VIEWPOINT OF WHY THE FUR TRADE SHOULD BE ALLOWED TO FLOURISH AND THE PROS OF CONS OF THE FUR TRADE
You will enter a pro fur website if you click here or on the image below. Explore why they promote selling and wearing fur. Below the image are pros and cons with links to more information. You decide what's right.
Making a fur coat or hat involves a lot of animal cruelty that cannot be justified. Many creatures have to die to produce just one piece of clothing, and each suffers greatly. Fur farms put animals like mink that naturally roam large distances in the wild into tiny cages. They are treated badly, often get injured or sick, and die painfully.
Fur farming is no crueller than other types of farming. An unhealthy, badly treated animal will have poor-quality fur, so it is in the interests of fur-farmers to look after them very well. In the past some fur farms were badly run, but modern methods are much kinder and there are strict rules about how animals are kept and slaughtered. And remember, these animals live a much better life than they would in the wild, being housed safely and fed regularly without fear of predators.
Other animals, such as seals or bears are hunted in the wild. Often they killed in brutal ways – baby seals are clubbed to death, animals like foxes are caught in traps which may kill them slowly over several days. Over-hunting can also put a species in danger of extinction. Just as the hunting of elephants for their ivory is now banned, so should the hunting of animals for their fur.
Very little of the fur sold in clothing stores comes from wild animals, but wild fur still has a place in the industry. Larger animals like seals and bear cannot be farmed. Instead they live active, natural lives in the wild, which should appeal to animal rights groups who dislike farming. Their life is quickly and painlessly ended by professional hunters – not the painful and long-drawn out death from starvation, disease or wounds that is normal for wild animals. And many of these animals would be killed anyway to control their numbers – seals take fish that fishermen need to earn a living, bears can be a menace near towns. So why not make use of their fur? Fur also gives a species value so that hunters will make sure that enough animals are left to breed for the future, and that their environment is not destroyed.
It is wrong to exploit animals unnecessarily. We should see that they have rights just as people do and that we cannot morally justify making them suffer and die unnecessarily. No one has to wear fur today – there are plenty of man-made options now that our stone-age ancestors didn’t have. And just because people wore fur in the past, it doesn’t mean that we should still do so. Lots of things that used to happen, like slavery, child labour, bear-baiting and cock-fighting, are now seen as cruel and have been banned. Selling and wearing fur should go the same way.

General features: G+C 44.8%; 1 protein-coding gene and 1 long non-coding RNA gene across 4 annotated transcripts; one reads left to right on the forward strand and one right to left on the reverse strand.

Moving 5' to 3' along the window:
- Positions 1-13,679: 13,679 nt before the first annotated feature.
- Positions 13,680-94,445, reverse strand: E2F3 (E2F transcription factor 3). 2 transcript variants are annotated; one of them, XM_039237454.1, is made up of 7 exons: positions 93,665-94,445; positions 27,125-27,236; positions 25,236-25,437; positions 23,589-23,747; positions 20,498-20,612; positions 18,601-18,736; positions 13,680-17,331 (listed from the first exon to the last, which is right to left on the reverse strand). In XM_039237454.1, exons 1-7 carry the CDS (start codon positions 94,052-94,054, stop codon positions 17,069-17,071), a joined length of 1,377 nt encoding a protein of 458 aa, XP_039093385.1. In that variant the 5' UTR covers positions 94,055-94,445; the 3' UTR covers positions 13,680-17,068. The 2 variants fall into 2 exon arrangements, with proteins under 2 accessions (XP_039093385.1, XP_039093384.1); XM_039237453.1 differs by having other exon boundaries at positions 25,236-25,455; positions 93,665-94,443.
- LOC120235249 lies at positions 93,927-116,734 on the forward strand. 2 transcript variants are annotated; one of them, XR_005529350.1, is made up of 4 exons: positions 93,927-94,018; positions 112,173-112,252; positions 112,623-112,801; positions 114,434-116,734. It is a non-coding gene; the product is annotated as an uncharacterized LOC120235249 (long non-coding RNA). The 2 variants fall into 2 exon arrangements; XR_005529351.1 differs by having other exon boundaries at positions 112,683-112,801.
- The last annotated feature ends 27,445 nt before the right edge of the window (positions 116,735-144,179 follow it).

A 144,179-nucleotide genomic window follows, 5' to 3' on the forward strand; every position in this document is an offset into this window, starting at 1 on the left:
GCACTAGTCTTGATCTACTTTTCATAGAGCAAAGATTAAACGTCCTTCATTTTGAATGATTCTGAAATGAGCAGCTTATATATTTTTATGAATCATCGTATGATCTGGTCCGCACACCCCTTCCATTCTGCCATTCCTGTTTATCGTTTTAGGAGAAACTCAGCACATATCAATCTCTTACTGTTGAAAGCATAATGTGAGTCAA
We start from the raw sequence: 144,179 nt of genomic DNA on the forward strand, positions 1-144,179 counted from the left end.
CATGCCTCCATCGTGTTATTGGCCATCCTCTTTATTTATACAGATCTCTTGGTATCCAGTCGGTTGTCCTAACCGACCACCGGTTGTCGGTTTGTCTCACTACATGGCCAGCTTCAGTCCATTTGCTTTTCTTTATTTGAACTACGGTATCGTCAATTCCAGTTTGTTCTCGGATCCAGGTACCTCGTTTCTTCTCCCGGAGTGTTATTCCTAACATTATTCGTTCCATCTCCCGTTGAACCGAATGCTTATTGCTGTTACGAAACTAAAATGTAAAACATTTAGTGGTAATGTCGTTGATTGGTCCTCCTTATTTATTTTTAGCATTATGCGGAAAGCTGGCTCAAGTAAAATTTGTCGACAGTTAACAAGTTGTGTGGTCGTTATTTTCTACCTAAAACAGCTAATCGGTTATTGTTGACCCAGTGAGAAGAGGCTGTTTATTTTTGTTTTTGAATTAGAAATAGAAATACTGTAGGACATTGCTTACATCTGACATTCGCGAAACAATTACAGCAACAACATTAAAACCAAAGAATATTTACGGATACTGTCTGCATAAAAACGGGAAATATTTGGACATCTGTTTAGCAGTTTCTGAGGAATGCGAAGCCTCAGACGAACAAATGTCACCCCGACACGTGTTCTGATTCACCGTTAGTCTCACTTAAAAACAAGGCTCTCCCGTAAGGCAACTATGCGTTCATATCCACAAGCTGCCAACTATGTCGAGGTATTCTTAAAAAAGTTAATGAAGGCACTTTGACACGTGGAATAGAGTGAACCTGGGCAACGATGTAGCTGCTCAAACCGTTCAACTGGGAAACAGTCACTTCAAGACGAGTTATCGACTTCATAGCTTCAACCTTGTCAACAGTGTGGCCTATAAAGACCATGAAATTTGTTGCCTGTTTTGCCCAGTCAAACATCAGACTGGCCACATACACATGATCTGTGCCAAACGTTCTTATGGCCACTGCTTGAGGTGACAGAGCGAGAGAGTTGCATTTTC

CHEF AND BRITISH TELEVISION CELEBRITY MERRILEES PARKER
EXPLORES FUR FARMING IN DENMARK
"When humans raise animals, they have a responsibility to provide for their welfare and prevent unnecessary suffering. In North America, mink, foxes and chinchillas are raised on farms, but mink are by far the most important in term of numbers. While providing animals with humane care is an ethical obligation for all livestock farmers, it also makes good business sense since the healthiest animals produce the finest furs." SOURCE: http://www.furisgreen.com/animalwelfare.aspx
I still am against wearing fur. It goes to my ideology that humans must rethink their whole concept of how they traditionally have treated animals. An excerpt of my opinion from an earlier blog:
"A new breed of human must emerge out of the greater understanding that indisputably exists about how animals truly "feel" and how they experience a wide range of emotions and pain. Their experiences are as important to them as ours are to us. Their wants in life are much the same as ours. They want food, shelter, good health and happiness. They don't want to be hit, hurt, injured, used and abused. But without an immediate paradigm shift in the way humans regard them, animals needlessly and shamefully suffer unimaginably egregious pain at the hands of their human handlers and guardians. Human ignorance and greed must begin to spur outrage and ultimately be wholly unacceptable by the masses."
I don't think animals should be killed for food or fur. I grew up eating elk and deer meat every year. My father was an avid hunter and I helped pack out the meat after his successful hunts. He cleaned and packaged his own animals. I was raised to fly fish from the time I was three. I had my own fly rod at the age of 5. I've been on both sides of the issue, and what feels right to me now is being vegetarian and heading toward being a vegan. To me, it feels healthy in mind, body and soul. I try not being too radical in my blogs because that doesn't serve a good purpose. Who wants to hear anyone rant? People need to be introduced to new ways of thinking, and of living, at a pace that is doable and one that resonates with them. I hope to plant seeds of thought for bringing the kind of change I think will make all life happier on this planet.
"Ask not what an animal can do for you; ask what you can do for an animal." Jasper
"The animals of the world exist for their own reasons. They were not made for humans any more than black people were made for white, or women created for men." ~Alice Walker
The source of the quote is Walker's preface to Marjorie Spiegel's 1988 book, "The Dreaded Comparison" . Her next sentence was, "This is the gist of Ms. Spiegel's cogent, humane and astute argument, and it is sound."
"I was so moved by the intelligence, sense of fun and personalities of the animals I worked with on (the movie) Babe that by the
end of the film I
was a vegetarian."
~ James Cromwell